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Details of Grant 

EPSRC Reference: EP/S033912/1
Title: A Protein Functionalization Platform Based on Selective Modification at Methionine Residues
Principal Investigator: Gaunt, Professor M
Other Investigators:
Researcher Co-Investigators:
Project Partners:
Department: Chemistry
Organisation: University of Cambridge
Scheme: EPSRC Fellowship
Starts: 01 October 2019 Ends: 30 September 2024 Value (£): 1,892,760
EPSRC Research Topic Classifications:
Biological & Medicinal Chem. Chemical Biology
Chemical Synthetic Methodology
EPSRC Industrial Sector Classifications:
Pharmaceuticals and Biotechnology
Related Grants:
Panel History:
Panel DatePanel NameOutcome
09 Apr 2019 EPSRC Physical Sciences - April 2019 Announced
04 Jun 2019 EPSRC Physical Sciences Fellowship Interview Panel 5 and 6 June 2019 Announced
Summary on Grant Application Form
Nature routinely carries out site-selective modification of proteins, enabling a dramatic increase in functional diversity. In contrast, synthetic manipulation of proteins is restricted by the availability of suitable chemical transformations. However, access to synthetically modified proteins has become fundamentally important to chemical biology, molecular biology & medicine. This has stimulated intensive research into the development of chemical transformations that are compatible with biological systems. Ideally, a reaction should be selective at a single site on a protein at a rate that is commensurate with the kinetic demands of complex molecules; should operate under ambient conditions to prevent disruption of the protein architecture or function; & provide homogeneous products in near perfect conversion. Despite these challenges, the past 20 years have seen a number of exciting methodologies emerge for executing transformations, both in vitro & in vivo, at natural & non-natural amino-acid residues in proteins. While most chemical methods have focussed on expanding the toolkit for reaction at cysteine (Cys) & lysine (Lys) residues, there has been burgeoning interest in transformations at non-natural amino acids (via genetic encoding) that display side chain functionality with orthogonal reactivity to standard residues. Reagents that probe biological processes tend to rely on relatively simple reactions to circumvent problems with chemistry in complex environments. However, there is a need for complementary tools (to reactions at Cys & Lys) that selectively produce functional protein conjugates via previously unexplored amino acids.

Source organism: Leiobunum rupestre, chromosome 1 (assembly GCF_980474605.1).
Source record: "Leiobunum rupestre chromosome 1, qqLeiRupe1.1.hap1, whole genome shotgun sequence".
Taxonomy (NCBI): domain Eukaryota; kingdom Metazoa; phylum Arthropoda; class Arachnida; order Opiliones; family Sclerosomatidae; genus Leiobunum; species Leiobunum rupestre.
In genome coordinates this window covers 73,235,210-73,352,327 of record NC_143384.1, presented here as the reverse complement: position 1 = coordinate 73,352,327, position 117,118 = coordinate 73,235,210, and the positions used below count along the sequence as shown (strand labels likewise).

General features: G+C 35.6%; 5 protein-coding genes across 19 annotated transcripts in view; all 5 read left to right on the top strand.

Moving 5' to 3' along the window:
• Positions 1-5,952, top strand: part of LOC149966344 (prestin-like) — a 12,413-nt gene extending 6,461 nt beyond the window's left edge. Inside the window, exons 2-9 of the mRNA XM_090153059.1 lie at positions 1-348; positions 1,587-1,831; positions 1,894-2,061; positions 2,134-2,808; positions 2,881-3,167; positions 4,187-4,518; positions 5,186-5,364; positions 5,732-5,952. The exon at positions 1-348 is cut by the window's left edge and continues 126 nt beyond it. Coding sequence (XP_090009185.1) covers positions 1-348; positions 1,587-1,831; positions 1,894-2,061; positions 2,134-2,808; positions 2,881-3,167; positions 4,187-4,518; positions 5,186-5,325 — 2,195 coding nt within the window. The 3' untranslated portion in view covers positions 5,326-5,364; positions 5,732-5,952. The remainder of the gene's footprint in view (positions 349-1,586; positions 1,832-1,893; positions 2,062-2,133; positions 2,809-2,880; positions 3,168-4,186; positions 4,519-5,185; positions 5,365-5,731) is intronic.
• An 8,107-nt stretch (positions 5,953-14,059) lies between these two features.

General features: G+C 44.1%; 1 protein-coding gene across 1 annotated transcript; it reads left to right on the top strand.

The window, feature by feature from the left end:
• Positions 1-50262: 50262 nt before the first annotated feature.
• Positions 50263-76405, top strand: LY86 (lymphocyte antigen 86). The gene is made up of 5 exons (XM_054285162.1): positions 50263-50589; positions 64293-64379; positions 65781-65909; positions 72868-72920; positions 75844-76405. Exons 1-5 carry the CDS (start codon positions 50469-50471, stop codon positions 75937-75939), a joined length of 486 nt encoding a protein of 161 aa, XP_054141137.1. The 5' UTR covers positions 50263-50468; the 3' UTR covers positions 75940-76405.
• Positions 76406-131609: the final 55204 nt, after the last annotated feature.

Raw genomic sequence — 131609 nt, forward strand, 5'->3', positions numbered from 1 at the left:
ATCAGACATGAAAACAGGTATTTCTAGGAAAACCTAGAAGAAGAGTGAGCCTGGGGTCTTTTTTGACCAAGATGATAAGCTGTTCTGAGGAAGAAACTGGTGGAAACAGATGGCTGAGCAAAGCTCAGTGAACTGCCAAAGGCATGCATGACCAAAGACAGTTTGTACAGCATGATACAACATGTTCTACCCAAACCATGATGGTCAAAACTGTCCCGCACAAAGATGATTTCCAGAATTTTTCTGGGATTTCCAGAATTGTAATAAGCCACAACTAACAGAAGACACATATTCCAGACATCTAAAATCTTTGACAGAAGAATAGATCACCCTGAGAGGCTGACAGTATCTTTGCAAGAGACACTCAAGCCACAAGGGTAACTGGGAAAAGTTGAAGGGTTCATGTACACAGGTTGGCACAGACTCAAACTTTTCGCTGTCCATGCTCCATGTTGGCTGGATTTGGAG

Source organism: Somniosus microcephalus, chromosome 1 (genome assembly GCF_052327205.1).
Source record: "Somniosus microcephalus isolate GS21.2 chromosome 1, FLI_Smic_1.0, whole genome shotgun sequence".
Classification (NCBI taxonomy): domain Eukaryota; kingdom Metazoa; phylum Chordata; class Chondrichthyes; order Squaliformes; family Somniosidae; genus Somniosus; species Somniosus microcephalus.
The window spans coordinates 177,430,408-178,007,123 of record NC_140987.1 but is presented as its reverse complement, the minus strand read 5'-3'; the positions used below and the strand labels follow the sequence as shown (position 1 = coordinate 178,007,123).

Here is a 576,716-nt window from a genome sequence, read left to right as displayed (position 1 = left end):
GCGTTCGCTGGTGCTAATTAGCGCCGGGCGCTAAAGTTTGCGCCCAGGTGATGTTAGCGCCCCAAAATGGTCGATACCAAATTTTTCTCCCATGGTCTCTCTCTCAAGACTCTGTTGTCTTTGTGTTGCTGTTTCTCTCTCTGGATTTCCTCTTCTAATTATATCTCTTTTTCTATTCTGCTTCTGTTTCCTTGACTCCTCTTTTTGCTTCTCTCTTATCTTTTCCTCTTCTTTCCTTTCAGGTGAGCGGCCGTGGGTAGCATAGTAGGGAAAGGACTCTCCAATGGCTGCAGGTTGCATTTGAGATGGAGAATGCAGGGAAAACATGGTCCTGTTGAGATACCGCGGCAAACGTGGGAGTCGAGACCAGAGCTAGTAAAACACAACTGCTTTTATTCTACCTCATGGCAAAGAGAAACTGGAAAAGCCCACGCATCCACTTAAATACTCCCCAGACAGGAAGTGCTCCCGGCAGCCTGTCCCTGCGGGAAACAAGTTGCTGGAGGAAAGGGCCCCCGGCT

Methionine (Met) is a proteogenic amino acids & displays a number of features which make it potentially amenable as a bioconjugation target: For example, Met has a <2% abundance in proteins, is easily encoded, has a limited role in ancillary protein function (mainly protection against oxidative stress) & contains a possible reactive handle via its weakly nucleophilic S-atom. Until recently, practical Met-selective bioconjugation was unknown. Concurrent with our initial work, Chang et al reported a redox-activated tagging strategy that converted Met to sulfoximine-derivatives & successfully applying it in biology-driven applications. We have developed a methionine-selective protein functionalization strategy based on the use of hypervalent iodine reagents (we call these reagents MetSIS, meaning Methionine Selective Iodonium Salts) that react selectively with polypeptides & proteins, often giving >95% conversion to a stable diazo-sulfonium conjugate at low concentration in H2O in <1 minute. Our initial work on Met-bioconjugation was recently published Nature 2018, 562, 563-568.

The structural diversity of the proteome in any single organism means that no one protein functionalization method will provide universal solutions to the preparation of protein constructs. Cys-ligation is the benchmark for protein labelling and is is fast, selective and continues to evolve powerful methods that can be applied to a plethora of chemical biology & bio-medical applications. Even though Cys has founded many distinct applications, what if another amino acid can be generally harnessed for protein functionalization that is complementary to Cys? Here, I propose that chemical targeting of methionine (Met) can be the basis of distinct strategies for protein modification. Through this Fellowship, I outline a program for synthesis-driven protein functionalization, where these biomacromolecules are labelled at Met for use in vitro & (possibly) in vivo environments thereby expanding the tools available to chemical biologists. Parallel lines of enquiry (Phases A&B) will generate protein functionalization tools & synergistically feed into a Phase C, which will seek to translate the synthesis advances to application.
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